Austin treats laws as a kind of command. Hart thought it was more accurate to describe them as rules. Today’s class went over some of Hart’s major reasons for thinking that it is more accurate to describe laws as rules.
We started with three characteristics of law, according to Austin’s theory.
Each point has difficulty accommodating some central cases.
We discussed ways that Austin might try to accommodate these points. For instance, he could distinguish between the legislative body that makes the laws and the individual legislators who must obey them.
I am not sure that these maneuvers would work in the end. For instance, the legislative body, like Congress, can be subject to laws too. But we did not pursue this sort of question. The reason is that we have a more straightforward explanation of these features of the law on offer: Hart’s view that laws are rules.
Hart also criticized Austin’s account of obligation. Austin, according to Hart, failed to distinguish between ‘being obliged’ to do something by a threat and ‘having an obligation’ to do it. The position of a person with legal obligations is different in kind than the position of someone faced with a gunman, according to Hart, but Austin runs the two together.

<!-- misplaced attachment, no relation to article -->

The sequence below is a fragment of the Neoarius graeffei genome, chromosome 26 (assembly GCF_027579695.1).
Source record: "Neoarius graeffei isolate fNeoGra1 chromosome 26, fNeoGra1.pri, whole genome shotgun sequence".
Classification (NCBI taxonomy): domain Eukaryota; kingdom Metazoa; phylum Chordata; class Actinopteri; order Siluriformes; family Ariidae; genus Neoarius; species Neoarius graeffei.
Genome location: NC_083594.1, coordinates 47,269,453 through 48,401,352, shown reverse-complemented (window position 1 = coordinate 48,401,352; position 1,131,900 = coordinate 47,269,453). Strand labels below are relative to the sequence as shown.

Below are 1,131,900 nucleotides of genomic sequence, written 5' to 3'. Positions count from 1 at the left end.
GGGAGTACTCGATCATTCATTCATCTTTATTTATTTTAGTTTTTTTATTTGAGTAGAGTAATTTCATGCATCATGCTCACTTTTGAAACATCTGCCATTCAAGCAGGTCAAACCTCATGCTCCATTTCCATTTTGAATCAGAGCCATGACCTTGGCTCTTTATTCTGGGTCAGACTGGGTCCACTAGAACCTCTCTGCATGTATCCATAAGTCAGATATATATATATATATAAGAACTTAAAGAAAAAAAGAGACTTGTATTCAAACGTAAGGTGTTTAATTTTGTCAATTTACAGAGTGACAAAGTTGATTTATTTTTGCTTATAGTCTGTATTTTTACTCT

In place of Austin’s theory that legal obligations consist in threats of punishment, Hart proposed rules as a source of obligation. The idea is simple: a rule tells you what to do.
What is complicated about Hart’s discussion of obligation is the material on what he called the internal and external points of view. That is most directly aimed at the legal realists, who treat having a legal obligation as equivalent to a prediction about punishment. So we put off discussion of this part of Hart’s discussion of obligation until later.